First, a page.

* The context suggests that I should know who some bloke is, but I've no idea. This adds to my perplexity.

            2. Anonymous Сoward
              FAIL

              Re: @Graham Marsden

              Go Compare always gets hated why? I find that the animated girl on those confused com ads are far more annoying.

              Thumbs up if you agree.

              1. MJI Silver badge

                Re:Go and die

                Had an old recording on TV yesterday, someone forgot to skip the adverts, I had to run across the room, (next room to TV) and I nearly kicked in my TV to shut it up.

                Power switch was first thing to hand, I know I shouldn't do but it does have a 5 year warantee.

                BTW they are on my permanent shit list along with 4 or 5 other companies.

            3. HipposRule
              FAIL

              Re: @Graham Marsden

              @illiad - someone who actually watches adverts rather than fast forwards - God forbid

            4. Chris007
              Mushroom

              Re: @illiad

              Clearly you've not watched the ads lately as that annoying f**cking opera singer is very much on them and still singing (Stephen Hawking black hole ad...).

              Plus I never said that they sold insurance - clearly you never read posts correctly either.

          2. Field Marshal Von Krakenfart
            Happy

            Re: @Graham Marsden

            Go Elsewhere

            Go Elsewhere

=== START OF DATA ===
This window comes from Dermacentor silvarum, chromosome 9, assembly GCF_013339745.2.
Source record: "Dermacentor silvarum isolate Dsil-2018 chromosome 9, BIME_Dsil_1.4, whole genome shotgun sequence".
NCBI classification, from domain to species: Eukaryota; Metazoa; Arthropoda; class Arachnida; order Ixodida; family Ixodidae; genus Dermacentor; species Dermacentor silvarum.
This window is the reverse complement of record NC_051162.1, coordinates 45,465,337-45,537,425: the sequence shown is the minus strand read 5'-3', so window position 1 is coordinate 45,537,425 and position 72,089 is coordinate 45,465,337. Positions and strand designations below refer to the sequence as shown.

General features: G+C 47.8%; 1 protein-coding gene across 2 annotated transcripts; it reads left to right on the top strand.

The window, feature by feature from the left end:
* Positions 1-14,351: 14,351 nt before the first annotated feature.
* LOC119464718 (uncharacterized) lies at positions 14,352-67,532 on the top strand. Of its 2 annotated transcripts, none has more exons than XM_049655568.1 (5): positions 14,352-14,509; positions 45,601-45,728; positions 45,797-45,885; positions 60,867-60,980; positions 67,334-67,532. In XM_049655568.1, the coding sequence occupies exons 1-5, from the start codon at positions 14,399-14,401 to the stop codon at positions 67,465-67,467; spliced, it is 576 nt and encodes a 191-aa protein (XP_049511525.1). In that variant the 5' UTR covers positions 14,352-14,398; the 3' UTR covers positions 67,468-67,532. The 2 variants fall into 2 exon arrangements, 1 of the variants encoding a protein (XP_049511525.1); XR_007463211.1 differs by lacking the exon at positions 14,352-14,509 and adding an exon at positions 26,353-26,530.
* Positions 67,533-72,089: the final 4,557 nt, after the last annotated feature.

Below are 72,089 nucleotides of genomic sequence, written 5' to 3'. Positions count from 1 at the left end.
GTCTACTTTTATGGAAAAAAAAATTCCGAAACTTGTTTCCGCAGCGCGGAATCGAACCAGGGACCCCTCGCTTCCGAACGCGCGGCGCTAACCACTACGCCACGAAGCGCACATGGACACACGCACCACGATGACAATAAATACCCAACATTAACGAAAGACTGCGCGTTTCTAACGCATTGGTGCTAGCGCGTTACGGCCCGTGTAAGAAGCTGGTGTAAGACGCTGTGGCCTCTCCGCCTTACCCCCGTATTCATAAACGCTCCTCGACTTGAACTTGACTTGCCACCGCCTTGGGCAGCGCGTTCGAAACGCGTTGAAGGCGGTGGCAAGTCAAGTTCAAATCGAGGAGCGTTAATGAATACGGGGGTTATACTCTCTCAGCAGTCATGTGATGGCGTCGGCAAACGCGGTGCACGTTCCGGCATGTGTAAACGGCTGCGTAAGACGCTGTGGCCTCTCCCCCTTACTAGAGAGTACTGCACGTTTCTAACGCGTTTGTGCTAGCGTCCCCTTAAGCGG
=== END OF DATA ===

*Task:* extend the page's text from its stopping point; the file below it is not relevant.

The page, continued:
If you find this ad is annoying then Go Elsewhere

            And you'll thank your stars that you went to Go Elsewhere

            1. DF118
              Thumb Up

              @Graham Marsden

              Yep, I do the theirname@mydomain thing too. It's always fun to catch a genuine evil spammer or unscrupulous etailer who has sold on your details without asking, as opposed to the (relatively) innocent marketing spam from which you can unsubscribe. Funnily enough, whenever the former has happened and I've received some real lowlife spam to a unique address, the companies concerned have always claimed it was a malware-infected email server.

              Another problem is people harvesting your paypal address. There's not much you can do about that since it pretty much needs to be static unless you're prepared to change it periodically. I get around that by having all emails which come in to my paypal address (apart from the ones coming from paypal itself) dumped in a folder of their own, from which messages over a month old are automagically purged. Each sender gets a one-time auto-response containing a generic "transaction acknowledged" message and warning that I am unlikely ever to read their email.

          3. Eddy Ito Silver badge
            Devil

            Re: @Graham Marsden

            One of my favorite tricks to use in conjunction with some.company@mydomain is to scan the incoming address to check if it is actually coming from 'some company' and if it doesn't I automatically redirect it to something like customersupport@some.company. I've gotten some very cross emails but I almost never get spam on some.company.3@mydomain unless they run to their admin who sets up a filter on that end.

        3. The Boojum
          Thumb Up

          Add in a password tracker like LastPass. Records all these hundreds of email addresses and generates and stores unique, complex passwords for each one.

        4. ScottK
          Unhappy

          I have my own domain and always use a customised address for each company. I also always click the do not share my email address tickbox in the vain hope that companies might actually honour it. The worst offender I have ever dealt with is Thomson Fly. I once flew with them about 9 years ago and have since received a huge amount of unrelated crap addressed to tfly@ my domain. If I still lived in the UK I might consider a complaint to the data protection registrar, but a kill filter is a simpler option.